Can you give an example of a controversial?
Take the choice of actuator design. Some experts prefer a scotch yoke actuator, whilst others believe a rack and pinion actuator is better. Or a balanced actuator versus a non-balanced design.
What do you mean by balanced?
This refers to the actuator’s centre of gravity, which should ideally be in line with the valve stem. Have you ever seen a 1.5 million Nm spring-returned scotch-yoke actuator for a 60” trunnion mounted ball valve? Such a constellation is huge, incredibly heavy and fitted with a very long spring can. So when bolted to the valve the centre of gravity is nowhere near the valve stem, which creates additional challenges, especially torque challenges.
I see you have listed air supply as another controversial. What’s the problem here?
Many operators specify the air pressure supply as a range, say between 4 barg and 12 barg. But that is a huge range, making it almost impossible for a manufacturer to design a suitable actuator. If he needs to design the actuator to operate properly at 4 barg but also at 12 barg, then the torque might be so great as to break the valve stem!
What are you going to do with all this knowledge?
Obviously I am providing on-going updates to my client and ultimately I will deliver my recommendations for best practices with their ESD valves. But this is an important critical topic which the whole industry should really be aware of. I am therefore delighted to say I have the go-ahead from my client to discuss my work in general terms with others. For example, I am planning a presentation at the 2016 Texas A&M Instrumentation & Automation Symposium. I’d also like to use the Valve World channels – the magazine, online and face-to-face – to raise awareness about this problem throughout the industry.
Can you give an example of a “best practice”?
Pre-qualification work of both valve maker and actuator maker is essential, whereby you must definitely assess how well they work together. For example, you should ask both parties who will be doing the stress analysis on the drive train. If this isn’t properly engineered, it can affect the valve stem. I’d also recommend asking for references, to show that the valve and actuator combination is field-proven.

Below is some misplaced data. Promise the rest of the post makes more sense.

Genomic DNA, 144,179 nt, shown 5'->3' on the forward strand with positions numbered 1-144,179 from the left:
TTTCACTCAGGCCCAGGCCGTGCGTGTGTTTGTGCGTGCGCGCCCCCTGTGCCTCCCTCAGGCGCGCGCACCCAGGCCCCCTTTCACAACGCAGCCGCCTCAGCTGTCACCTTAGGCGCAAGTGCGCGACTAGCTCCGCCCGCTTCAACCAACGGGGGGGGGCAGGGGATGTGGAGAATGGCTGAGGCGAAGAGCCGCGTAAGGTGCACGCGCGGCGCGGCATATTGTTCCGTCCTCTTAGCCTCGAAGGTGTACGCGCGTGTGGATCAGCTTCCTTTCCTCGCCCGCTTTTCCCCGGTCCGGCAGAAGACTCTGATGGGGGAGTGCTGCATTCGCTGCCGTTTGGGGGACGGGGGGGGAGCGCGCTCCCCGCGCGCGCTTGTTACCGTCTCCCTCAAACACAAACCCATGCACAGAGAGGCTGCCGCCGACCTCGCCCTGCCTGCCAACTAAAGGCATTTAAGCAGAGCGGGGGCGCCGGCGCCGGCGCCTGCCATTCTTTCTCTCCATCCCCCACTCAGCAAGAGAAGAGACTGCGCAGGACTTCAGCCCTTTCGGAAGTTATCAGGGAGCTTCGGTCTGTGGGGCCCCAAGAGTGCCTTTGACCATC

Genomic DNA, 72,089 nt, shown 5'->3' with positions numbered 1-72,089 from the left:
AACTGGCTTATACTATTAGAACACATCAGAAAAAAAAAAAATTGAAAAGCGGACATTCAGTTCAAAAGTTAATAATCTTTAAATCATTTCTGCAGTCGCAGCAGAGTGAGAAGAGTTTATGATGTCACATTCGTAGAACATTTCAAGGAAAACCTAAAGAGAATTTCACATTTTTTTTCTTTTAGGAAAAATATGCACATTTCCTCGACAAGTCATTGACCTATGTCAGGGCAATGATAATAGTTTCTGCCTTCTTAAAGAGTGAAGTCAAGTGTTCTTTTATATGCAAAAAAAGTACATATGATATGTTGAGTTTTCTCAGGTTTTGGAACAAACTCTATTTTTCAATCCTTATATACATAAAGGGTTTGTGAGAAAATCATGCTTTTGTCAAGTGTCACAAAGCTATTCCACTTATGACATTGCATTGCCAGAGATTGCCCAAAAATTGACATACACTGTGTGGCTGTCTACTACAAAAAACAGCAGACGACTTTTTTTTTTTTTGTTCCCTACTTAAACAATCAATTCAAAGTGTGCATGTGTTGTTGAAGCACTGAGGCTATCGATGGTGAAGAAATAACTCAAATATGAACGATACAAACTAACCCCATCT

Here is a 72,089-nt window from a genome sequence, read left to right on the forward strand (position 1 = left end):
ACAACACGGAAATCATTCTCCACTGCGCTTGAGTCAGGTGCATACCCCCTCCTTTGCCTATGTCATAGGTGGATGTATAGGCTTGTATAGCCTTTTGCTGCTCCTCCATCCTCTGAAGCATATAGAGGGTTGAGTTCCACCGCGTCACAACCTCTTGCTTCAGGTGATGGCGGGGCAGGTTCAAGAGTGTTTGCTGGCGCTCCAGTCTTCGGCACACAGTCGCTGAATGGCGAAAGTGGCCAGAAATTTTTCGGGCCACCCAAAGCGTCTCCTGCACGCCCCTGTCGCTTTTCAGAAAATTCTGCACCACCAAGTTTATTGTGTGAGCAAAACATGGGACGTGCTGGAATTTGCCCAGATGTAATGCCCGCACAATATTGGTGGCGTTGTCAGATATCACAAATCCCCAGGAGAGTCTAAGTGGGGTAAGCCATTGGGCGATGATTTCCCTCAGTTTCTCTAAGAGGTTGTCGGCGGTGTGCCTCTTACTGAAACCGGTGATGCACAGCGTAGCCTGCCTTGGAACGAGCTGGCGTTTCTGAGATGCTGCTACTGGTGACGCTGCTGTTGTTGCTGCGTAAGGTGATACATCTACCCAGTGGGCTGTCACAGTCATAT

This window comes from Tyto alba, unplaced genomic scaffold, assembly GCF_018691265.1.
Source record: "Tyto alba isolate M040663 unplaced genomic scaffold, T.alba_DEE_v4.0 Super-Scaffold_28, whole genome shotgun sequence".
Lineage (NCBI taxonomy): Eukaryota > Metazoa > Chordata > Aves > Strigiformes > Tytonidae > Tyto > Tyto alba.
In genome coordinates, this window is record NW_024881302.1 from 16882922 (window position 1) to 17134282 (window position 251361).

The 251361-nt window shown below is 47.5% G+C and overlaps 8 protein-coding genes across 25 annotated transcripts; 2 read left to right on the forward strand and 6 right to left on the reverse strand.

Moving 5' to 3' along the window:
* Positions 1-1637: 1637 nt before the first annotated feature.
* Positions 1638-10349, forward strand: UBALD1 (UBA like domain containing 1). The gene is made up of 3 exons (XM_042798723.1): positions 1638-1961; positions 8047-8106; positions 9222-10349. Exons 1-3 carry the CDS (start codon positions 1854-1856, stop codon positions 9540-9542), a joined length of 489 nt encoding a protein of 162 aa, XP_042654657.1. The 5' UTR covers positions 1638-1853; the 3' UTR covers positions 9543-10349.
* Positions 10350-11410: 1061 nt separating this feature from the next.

Your background is in instrumentation. So did you pick up any new valve technology insights from your visit to the valve and actuator manufacturers?
Definitely. For example, I’d never heard of equalizing holes in ball valves. Without an equalizing hole the torque required to operate the valve can jump from 10,000 Nm to 70,000 Nm! Also, I was not aware of the significance between a symmetrical torque curve and a canted torque curve. Again, that is fundamental when specifying a scotch-yoke actuator for tight shut-off duty.
I understand the team at CONVAL have also become involved; I thought they made sizing software for control valves?
Correct, my client has been using that software for a number of years for control valves and requested CONVAL to develop a module to size and select ESD valves based on torque.
Consultant Henk Hinssen wants to
open up discussions on
Emergency Shutdown Valves
Mr. Hinssen, thank you very much for discussing details of this very valuable and worthwhile project with us.
My pleasure. However, I would like to add that this is very much work in progress, so if any readers want to share their own experiences and insights as regards ESD valves, then please do get in touch with me via firstname.lastname@example.org